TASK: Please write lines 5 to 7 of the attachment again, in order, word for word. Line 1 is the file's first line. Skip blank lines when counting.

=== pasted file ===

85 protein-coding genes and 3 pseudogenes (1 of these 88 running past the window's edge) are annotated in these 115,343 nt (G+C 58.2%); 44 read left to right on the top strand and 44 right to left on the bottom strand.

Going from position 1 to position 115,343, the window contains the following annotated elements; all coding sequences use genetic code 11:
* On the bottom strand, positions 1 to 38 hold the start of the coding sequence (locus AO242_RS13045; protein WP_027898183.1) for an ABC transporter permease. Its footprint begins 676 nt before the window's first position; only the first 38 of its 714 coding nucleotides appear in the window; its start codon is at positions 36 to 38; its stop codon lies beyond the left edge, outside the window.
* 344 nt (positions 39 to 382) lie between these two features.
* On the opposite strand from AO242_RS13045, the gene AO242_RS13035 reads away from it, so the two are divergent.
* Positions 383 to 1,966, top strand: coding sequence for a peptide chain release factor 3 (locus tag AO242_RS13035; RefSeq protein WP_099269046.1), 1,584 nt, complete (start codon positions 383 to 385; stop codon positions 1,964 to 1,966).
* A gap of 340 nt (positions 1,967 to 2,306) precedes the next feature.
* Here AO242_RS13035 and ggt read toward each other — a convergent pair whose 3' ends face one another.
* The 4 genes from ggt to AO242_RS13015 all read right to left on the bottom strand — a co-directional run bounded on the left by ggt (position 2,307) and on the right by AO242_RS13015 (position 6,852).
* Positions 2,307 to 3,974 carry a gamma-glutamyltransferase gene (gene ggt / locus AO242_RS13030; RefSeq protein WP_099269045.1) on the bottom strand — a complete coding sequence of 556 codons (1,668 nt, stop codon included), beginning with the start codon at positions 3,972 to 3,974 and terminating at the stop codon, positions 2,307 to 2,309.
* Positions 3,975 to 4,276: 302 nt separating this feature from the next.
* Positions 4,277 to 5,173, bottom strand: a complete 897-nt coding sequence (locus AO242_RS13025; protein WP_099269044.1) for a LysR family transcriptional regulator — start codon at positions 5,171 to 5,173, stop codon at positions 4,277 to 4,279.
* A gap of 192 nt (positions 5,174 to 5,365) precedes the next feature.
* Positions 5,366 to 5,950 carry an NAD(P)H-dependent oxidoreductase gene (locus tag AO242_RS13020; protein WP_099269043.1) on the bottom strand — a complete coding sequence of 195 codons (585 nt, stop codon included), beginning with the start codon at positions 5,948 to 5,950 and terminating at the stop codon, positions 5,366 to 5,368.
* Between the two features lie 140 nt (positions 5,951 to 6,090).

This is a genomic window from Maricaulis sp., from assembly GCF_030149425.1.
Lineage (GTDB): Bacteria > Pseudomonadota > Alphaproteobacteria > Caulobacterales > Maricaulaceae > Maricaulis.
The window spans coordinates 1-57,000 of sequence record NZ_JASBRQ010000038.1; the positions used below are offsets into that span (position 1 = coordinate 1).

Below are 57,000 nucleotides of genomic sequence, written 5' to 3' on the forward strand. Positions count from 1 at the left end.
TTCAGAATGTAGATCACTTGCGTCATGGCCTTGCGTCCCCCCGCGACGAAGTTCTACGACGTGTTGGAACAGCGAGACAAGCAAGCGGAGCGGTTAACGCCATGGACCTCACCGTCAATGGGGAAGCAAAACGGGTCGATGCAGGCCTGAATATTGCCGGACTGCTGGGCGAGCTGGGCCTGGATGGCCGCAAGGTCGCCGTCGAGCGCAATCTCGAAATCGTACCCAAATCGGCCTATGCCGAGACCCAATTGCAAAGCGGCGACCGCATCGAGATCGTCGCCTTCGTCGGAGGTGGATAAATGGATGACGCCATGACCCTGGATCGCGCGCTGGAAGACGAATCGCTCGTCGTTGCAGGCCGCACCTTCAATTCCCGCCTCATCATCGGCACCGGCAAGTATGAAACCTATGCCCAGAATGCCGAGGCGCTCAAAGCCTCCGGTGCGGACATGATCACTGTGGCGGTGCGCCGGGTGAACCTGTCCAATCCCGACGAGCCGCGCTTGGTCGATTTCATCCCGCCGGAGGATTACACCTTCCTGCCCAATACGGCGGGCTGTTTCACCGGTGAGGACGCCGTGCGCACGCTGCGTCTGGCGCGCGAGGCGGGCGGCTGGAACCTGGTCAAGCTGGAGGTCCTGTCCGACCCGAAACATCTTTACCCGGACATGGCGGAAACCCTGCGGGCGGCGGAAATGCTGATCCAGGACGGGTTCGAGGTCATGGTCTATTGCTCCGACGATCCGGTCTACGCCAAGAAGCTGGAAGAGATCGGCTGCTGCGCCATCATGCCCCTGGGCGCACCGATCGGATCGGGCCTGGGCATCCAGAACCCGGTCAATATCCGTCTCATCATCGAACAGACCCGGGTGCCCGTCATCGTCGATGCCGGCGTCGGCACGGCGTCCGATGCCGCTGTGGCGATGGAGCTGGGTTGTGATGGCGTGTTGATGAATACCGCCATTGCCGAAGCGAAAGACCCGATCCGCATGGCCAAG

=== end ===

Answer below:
* On the opposite strand from AO242_RS13045, the gene AO242_RS13035 reads away from it, so the two are divergent.
* Positions 383 to 1,966, top strand: coding sequence for a peptide chain release factor 3 (locus tag AO242_RS13035; RefSeq protein WP_099269046.1), 1,584 nt, complete (start codon positions 383 to 385; stop codon positions 1,964 to 1,966).
* A gap of 340 nt (positions 1,967 to 2,306) precedes the next feature.